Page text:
anoutlek of the lake, a pd g In t4
side of a hill. The lake is ap.eat won
There is a weed in the 4oth inowi
as the wild coffee plait, whieb as cause
the planter a good deal of treuble an(
annoyance, and has consequently beel
greatly despised. It has recently beei
discovered that the plant haq its 'use, a
rope can be'made from it eqdal to th
best hemp, and stronger and finer thai
jute. The dis'overy was made by a ne
gro who needed a piece of rope, bu
could find none. On looking arouni
his attention was attracted to.this plant
and he cufi the stalks and treated then
in the same manner he had been accus
tomed to see hemp treated in Kentucky
and the result was a fibre of good lengtl
and of surprising strength, which tb
old man soon conyerted into rope.
A Cheap cologne Water.
The only perfume which 'never seema
to offen' my and which leaves no un
pleasant tang behird it is that of colo g<
water, which stamulates while it soothem
the senses, and suggests a pleasant whole
someness instead of any sickish sweet
ness, as e best of extracts and essencea
and bouquets are apt to do. We do not
mean, of course, the cheap and common
colo e water o the'druggists, which i
usualy very much worse than none at all
and wont to leave, after dying, the smel
of burned sugar where it has been used
often, as it is made of the poorest spirit,
andl necessarily without subsequent dis.
tulation; without regard to the fact that
it requirep the strongest proof or rectified
spirit to dissolve the combined oils
properly where the processof dishtllation
is not used. Indeed, with no trouble at
all, any one can make in her own store
room a better article of cologne than that
which is usually bought, by thoroughly
dissolving a fluid dram of the oil of ber
gamot,.orange and rosemary each, with
half a dram of neroli and 'a pint of ree;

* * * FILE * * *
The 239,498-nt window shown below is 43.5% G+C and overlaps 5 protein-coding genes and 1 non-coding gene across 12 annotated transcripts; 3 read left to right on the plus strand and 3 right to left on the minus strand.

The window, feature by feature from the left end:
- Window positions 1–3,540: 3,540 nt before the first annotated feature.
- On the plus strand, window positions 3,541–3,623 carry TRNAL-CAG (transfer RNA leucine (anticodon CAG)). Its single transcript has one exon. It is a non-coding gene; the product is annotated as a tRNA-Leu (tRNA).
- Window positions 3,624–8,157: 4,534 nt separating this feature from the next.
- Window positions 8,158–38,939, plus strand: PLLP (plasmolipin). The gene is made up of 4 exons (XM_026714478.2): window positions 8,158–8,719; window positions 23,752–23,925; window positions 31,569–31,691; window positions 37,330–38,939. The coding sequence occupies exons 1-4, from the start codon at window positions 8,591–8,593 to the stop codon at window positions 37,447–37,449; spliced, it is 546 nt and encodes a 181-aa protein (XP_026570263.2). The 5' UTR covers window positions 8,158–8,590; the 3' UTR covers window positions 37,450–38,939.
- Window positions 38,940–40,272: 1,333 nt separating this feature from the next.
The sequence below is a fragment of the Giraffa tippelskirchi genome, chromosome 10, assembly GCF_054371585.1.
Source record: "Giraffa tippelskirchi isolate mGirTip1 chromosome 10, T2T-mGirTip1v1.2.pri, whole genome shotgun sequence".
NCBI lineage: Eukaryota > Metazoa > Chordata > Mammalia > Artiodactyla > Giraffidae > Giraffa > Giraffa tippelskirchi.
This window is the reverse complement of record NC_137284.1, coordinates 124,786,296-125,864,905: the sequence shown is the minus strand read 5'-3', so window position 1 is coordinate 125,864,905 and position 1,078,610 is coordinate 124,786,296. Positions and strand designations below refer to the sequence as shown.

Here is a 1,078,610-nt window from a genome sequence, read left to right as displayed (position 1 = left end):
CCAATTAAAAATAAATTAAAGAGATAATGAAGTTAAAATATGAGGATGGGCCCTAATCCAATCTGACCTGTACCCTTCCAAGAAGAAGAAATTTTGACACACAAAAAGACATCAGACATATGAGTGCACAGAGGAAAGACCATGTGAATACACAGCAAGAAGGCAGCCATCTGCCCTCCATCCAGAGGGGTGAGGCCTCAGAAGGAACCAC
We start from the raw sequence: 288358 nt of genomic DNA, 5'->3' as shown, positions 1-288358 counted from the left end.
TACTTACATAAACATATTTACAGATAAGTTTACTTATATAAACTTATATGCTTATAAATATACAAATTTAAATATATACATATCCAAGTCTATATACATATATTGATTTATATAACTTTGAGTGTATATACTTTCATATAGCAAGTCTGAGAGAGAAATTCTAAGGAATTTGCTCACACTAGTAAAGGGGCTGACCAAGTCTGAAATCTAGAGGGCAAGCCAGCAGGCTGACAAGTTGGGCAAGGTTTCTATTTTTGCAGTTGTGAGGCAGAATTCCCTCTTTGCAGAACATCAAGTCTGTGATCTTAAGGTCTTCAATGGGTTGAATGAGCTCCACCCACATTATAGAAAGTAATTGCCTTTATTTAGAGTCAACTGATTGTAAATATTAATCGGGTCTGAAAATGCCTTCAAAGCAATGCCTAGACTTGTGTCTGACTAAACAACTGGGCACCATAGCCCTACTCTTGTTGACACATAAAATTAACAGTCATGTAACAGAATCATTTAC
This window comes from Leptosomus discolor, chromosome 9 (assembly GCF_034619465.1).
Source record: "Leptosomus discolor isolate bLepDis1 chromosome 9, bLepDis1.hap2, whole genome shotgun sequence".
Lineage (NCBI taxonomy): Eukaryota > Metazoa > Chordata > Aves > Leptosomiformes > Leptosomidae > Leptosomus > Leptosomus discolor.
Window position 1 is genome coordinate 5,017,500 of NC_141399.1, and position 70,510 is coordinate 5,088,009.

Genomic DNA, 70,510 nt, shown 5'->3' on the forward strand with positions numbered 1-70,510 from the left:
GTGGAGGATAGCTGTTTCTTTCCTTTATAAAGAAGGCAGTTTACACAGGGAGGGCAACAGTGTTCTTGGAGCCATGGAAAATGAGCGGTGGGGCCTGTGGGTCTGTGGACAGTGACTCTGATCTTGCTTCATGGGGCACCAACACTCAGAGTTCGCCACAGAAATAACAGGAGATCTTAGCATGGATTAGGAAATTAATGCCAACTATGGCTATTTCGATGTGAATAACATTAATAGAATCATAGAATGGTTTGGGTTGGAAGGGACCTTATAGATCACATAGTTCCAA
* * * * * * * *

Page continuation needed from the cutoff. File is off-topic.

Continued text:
tilfied spirit. As good as can be made
out of cologne itself, however, is also
quite as comfortably prepared at home
as at the chemist's-at so much less than
the chemist's prices that one feels war
ranted in using it freely-simply by mix
mg with one quart of rectified spirit,
two flauid drams each of the oils of ber
gamont and lemon, one of the oils of
orange and half as much of that of rose.
mary, together with three-quarters of a
dram of neroli and four drops' each of
the essences of amberg's and musk. If
this is subsequently 'stilled it makes
what may be called a pertect cologne
but it becomes exceedingly fine by bing
kept tightly stoppered for two or three
months to ripen and mellow before use,
Remniscences of Garibaldi.
Mr. Morosini, Treasurer of the Ameri
can Cable Companyv at New York,-is i
old friend and shipmate of Garibaldi
who, - is addition to being a candle
~maker, and a liberator, was also a sei
captain. His old friend says the lib'era
tor looked more like an Englishmai
than an Italian ; was "one of Plutarch'i
men, a Romaan of Rome's best days.'
After Garibaldi and himself had made
candles otr Staten Island for a year, ii
1850, Garibaldi was appointed Captai.
of, a Peruvian. ship and took' Morosin
with him on his viit to China and Soutl
America. He was very kind to all hii
crew, in fact to everybody, but showei
it in his looksand acts,for he was little o
a talker. His face looked like a lion'i
face, especially when angry ; there was
no indenture of his nose adhere, as ir
most persons, it joins the forehead. Th<
only time that he ever knew Garibald
to be afraid was at Newcastle-on-the